After 30 years of isolation and conflict, Aceh is opening its doors to tourists, offering itself as a unique destination for Southeast Asian Muslims.
With its insurgency and tsunami behind it, Aceh is ready for visitors, officials said as they unveiled plans for “Visit Aceh 2013” year at a recent event in Jakarta.
Sharia law, which governs the westernmost Indonesian province, should not be an impediment to visitors, and in fact may be a big tourist draw, Aceh Governor Zaini Abdullah said.
“The launch of ‘Visit Aceh 2013’ will disseminate information that Aceh is ready to receive tourists, both foreign and domestic,” he told a November 11th event at the Ministry of Culture and Tourism in Jakarta.
“Tourists can experience the diversity of marine life and tropical forests. In addition, Sharia law in Aceh can make the region become one of the biggest religious destinations in Southeast Asia,” Zaini said.
The region has largely been cleaned up from the 2004 tsunami that killed 250,000 people and swept away whole neighbourhoods, and now has a Tsunami Museum commemorating the catastrophe, he said.
“We continue to build infrastructure and help the tsunami victims in the region. The tsunami has left many reminders of what happened in 2004,” he said.
“Even though Aceh was frightening in the past due to the negative report of a terrorism training camp, it is now secure, and we promise comfort and safety. Aceh is safe and convenient for tourists. We want to showcase our art and cultural heritage again,” he stressed.
The special region (daerah istimewa) on the northern tip of Sumatra has a unique and proud history as the place where Islam first took hold in Southeast Asia, a wealth of culinary specialties, and unique traditional dances like Saman and Seudati.
“The tourism sector is now promising. Aceh has a lot of natural resources and unique character, which can support its economy. Tourism can generate revenue for Acehnese,” Deputy Minister of Tourism Sapta Nirwandar said.
“I am optimistic that 2013 will be a good year for tourism in Aceh,” he added.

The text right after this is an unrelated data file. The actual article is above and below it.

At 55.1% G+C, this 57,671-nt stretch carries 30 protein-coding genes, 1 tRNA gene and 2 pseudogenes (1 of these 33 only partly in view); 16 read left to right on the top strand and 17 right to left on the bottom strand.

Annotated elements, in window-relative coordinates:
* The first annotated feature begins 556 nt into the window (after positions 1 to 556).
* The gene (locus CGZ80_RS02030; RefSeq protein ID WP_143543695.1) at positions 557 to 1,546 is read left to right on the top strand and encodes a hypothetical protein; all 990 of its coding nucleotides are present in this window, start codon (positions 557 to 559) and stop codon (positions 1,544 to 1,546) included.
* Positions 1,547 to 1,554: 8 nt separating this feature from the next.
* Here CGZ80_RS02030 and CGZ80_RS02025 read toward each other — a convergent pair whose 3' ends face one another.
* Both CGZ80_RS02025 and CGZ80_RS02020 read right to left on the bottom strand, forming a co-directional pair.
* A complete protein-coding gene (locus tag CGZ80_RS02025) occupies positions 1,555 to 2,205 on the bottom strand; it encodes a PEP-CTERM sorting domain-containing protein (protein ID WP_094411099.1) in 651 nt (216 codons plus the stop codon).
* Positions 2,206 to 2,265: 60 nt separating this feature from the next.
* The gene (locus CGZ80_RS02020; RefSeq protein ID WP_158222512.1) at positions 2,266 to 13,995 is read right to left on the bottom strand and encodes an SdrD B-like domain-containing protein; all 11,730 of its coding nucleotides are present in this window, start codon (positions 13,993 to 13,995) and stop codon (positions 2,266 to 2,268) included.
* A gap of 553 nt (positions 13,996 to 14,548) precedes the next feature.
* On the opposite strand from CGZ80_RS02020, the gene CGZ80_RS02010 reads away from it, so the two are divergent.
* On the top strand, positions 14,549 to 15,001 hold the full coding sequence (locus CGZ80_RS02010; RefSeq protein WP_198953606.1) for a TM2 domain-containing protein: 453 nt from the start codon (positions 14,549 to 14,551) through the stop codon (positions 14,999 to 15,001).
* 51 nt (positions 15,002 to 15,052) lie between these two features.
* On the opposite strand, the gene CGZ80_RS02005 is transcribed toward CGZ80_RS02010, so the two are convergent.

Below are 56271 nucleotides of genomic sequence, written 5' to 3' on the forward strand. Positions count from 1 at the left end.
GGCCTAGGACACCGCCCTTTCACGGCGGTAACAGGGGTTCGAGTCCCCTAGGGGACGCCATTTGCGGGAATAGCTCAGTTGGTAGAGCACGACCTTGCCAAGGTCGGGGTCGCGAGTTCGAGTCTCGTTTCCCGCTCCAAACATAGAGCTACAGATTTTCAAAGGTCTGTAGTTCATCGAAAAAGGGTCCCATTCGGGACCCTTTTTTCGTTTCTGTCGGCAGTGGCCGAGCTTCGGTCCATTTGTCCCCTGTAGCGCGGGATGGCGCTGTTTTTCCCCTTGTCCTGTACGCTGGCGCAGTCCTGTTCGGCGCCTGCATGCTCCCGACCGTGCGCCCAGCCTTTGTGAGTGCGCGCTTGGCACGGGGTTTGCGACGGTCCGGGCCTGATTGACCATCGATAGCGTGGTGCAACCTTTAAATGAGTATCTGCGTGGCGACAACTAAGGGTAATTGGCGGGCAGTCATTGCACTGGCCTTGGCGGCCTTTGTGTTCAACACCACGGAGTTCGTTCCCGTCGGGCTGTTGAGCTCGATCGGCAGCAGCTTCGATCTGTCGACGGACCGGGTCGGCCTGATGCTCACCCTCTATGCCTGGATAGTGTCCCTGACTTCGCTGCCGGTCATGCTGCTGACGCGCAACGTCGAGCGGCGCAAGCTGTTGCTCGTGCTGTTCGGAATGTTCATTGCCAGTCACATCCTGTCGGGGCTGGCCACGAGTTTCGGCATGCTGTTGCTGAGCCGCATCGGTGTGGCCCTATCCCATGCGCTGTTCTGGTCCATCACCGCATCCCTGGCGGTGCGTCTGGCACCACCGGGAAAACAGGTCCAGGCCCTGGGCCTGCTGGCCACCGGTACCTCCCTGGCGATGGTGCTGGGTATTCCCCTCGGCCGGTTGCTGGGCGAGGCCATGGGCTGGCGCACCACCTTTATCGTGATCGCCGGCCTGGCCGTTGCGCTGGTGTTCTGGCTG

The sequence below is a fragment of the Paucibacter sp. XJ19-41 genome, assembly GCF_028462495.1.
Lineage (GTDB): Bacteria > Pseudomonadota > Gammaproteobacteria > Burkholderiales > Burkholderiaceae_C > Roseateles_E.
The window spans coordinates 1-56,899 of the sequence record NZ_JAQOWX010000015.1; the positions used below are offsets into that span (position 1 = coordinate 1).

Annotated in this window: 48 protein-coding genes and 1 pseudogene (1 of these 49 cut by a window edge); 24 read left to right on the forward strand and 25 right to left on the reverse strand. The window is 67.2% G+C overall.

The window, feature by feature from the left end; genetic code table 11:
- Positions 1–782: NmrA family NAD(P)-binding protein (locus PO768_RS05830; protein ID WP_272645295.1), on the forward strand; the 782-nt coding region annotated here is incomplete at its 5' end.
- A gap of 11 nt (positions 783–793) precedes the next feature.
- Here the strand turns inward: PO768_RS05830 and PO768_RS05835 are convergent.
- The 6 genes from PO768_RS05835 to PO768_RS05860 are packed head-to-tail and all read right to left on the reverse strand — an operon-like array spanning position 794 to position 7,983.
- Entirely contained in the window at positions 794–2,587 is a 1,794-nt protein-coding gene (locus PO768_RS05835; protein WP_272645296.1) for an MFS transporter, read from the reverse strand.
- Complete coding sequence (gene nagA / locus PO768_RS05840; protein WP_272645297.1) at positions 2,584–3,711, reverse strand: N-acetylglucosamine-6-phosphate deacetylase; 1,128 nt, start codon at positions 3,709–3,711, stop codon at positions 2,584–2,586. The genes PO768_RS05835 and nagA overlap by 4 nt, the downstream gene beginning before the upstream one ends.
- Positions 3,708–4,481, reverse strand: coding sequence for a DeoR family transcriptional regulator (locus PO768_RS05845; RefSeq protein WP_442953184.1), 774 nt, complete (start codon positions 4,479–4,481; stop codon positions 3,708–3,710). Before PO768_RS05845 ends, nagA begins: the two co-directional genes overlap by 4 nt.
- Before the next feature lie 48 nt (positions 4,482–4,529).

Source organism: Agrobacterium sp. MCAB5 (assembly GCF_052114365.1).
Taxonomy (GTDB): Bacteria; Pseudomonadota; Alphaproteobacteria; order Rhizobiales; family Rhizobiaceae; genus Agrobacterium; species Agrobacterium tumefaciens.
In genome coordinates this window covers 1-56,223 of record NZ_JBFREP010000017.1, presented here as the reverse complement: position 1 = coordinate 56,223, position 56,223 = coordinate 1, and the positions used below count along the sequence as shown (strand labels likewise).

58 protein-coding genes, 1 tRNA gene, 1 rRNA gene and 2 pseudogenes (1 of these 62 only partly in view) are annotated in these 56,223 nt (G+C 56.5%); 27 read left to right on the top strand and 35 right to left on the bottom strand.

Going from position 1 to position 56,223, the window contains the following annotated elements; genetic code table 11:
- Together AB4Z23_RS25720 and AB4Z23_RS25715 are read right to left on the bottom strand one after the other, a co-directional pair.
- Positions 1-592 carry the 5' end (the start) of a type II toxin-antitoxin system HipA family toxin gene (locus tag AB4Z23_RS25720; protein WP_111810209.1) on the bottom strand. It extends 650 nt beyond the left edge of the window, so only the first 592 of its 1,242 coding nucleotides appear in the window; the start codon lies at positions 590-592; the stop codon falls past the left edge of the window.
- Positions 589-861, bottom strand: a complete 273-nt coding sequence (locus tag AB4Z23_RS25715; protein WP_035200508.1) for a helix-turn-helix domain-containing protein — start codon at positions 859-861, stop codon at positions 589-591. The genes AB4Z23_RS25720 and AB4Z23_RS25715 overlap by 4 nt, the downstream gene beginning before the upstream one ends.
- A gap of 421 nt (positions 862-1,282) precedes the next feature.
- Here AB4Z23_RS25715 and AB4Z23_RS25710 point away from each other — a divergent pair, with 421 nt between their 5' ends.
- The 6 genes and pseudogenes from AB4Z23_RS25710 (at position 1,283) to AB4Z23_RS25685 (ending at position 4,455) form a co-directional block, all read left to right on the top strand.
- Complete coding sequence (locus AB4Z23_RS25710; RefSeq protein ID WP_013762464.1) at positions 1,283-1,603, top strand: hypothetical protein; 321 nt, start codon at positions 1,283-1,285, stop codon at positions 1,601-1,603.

Travelers can receive a guided tour for one week at no cost as part of the tourism promotion programme, according to Adami Umar, the head of the provincial Department of Culture and Tourism.
“Starting January 1, 2013, tourists will be welcomed at the airport and our tour guides will take them around city of Aceh for a week for free,” he said.
Understanding Sharia law
Tourists need not worry about complying with Sharia law during their visit to Aceh; however, they will be given a briefing upon arrival so they can understand it, officials said.
“About Sharia Law in Aceh, there should be no worries for tourists who come. They have their own religions, and we are also religious. So the same – we both appreciate each other,” Zaini said.
“Aceh is friendly not only with Islamic countries, but also with non-Islamic countries. So we are friends with all countries,” he added.
Contacted in Aceh by phone, the chairman of the Consultative Assembly of Ulema, Sham Mohammed Gazali, said that foreigners visiting Aceh will receive special guidance so they will understand Acehnese culture and regulations.
“I emphasise that Sharia law applies only to Acehnese. So, there is no penalty for people outside Aceh,” he said.
Other visitors will come to Aceh precisely because of its Muslim traditions, said Jasman Marufsaid, a member of the Aceh governor’s staff. It is a tradition for Acehnese to invite Southeast Asian Muslims during the holy month of Ramadan, he noted.
“During the fasting month, many Malaysians travel to Aceh. The Islamic tradition in Aceh has become a tourist attraction,” he said.